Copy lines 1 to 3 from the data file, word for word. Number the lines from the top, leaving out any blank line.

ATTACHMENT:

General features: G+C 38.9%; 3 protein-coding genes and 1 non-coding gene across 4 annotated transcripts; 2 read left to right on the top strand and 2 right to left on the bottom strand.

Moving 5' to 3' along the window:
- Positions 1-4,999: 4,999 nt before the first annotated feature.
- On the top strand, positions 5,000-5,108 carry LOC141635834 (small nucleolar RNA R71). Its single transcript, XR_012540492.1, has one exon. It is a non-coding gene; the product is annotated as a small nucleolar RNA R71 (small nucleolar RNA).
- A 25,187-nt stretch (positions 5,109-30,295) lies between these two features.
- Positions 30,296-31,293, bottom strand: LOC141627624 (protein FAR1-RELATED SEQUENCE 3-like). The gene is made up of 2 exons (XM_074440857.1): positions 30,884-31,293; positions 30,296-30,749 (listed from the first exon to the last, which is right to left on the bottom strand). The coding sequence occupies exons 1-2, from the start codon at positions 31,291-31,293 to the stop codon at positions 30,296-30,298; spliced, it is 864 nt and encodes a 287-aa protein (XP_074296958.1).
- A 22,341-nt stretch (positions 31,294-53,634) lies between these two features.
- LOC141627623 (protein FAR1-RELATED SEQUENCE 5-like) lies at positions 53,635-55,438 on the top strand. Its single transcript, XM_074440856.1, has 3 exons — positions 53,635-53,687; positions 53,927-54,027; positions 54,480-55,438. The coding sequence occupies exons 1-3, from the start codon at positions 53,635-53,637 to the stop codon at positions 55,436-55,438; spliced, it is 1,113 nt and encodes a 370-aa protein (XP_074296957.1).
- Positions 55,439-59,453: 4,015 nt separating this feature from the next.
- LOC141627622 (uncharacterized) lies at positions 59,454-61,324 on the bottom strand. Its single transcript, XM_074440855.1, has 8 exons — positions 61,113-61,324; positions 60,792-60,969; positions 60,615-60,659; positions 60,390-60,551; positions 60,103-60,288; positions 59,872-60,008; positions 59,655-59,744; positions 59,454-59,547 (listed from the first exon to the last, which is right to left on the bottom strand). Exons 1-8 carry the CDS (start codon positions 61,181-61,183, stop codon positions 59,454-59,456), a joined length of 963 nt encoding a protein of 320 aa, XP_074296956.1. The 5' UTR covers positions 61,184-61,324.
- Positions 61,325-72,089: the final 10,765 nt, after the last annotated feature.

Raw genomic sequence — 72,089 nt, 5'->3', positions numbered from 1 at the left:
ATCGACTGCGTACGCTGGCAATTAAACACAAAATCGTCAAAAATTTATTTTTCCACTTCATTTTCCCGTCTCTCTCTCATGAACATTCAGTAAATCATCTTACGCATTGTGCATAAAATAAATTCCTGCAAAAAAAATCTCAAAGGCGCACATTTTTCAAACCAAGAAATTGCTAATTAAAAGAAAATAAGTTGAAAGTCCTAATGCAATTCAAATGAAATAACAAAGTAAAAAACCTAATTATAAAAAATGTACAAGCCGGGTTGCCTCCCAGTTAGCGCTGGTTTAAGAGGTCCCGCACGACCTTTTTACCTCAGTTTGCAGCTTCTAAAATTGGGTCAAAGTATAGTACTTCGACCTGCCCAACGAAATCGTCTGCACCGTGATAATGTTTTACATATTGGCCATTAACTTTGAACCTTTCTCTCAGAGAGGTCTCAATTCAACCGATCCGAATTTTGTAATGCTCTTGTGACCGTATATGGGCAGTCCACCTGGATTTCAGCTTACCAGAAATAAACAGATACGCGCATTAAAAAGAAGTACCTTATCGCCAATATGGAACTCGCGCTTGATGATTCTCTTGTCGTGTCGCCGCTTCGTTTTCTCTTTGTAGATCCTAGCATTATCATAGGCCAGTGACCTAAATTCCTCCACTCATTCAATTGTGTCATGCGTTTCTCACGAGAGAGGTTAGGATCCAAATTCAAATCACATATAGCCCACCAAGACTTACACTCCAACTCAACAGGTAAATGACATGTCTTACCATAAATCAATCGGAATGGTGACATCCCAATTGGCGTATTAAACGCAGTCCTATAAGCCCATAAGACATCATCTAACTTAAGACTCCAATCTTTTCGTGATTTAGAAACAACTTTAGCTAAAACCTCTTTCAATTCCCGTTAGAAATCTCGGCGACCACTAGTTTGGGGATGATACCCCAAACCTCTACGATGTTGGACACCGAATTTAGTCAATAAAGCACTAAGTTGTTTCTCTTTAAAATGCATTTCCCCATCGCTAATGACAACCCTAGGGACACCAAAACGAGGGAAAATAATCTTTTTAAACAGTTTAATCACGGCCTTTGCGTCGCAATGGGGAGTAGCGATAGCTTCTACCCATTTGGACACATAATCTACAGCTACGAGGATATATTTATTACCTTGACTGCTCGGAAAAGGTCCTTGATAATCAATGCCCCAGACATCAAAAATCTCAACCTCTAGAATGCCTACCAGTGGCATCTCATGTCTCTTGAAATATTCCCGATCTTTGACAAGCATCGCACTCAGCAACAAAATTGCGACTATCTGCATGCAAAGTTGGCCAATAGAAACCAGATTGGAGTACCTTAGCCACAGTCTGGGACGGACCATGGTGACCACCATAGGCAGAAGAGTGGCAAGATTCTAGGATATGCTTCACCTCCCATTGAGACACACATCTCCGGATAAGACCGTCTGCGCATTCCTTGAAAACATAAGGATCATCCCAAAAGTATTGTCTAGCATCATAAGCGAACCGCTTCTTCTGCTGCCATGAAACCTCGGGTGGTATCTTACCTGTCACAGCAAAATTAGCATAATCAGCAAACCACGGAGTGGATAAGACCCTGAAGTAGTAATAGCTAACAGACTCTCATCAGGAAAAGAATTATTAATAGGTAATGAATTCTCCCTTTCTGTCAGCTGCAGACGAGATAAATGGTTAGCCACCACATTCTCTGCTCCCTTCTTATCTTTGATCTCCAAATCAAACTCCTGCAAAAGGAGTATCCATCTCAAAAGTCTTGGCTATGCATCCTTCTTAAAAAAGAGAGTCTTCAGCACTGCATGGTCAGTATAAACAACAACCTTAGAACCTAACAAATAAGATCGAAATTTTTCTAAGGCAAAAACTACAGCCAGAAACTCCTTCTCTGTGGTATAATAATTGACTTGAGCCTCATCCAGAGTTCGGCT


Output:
General features: G+C 38.9%; 3 protein-coding genes and 1 non-coding gene across 4 annotated transcripts; 2 read left to right on the top strand and 2 right to left on the bottom strand.

Moving 5' to 3' along the window:
- Positions 1-4,999: 4,999 nt before the first annotated feature.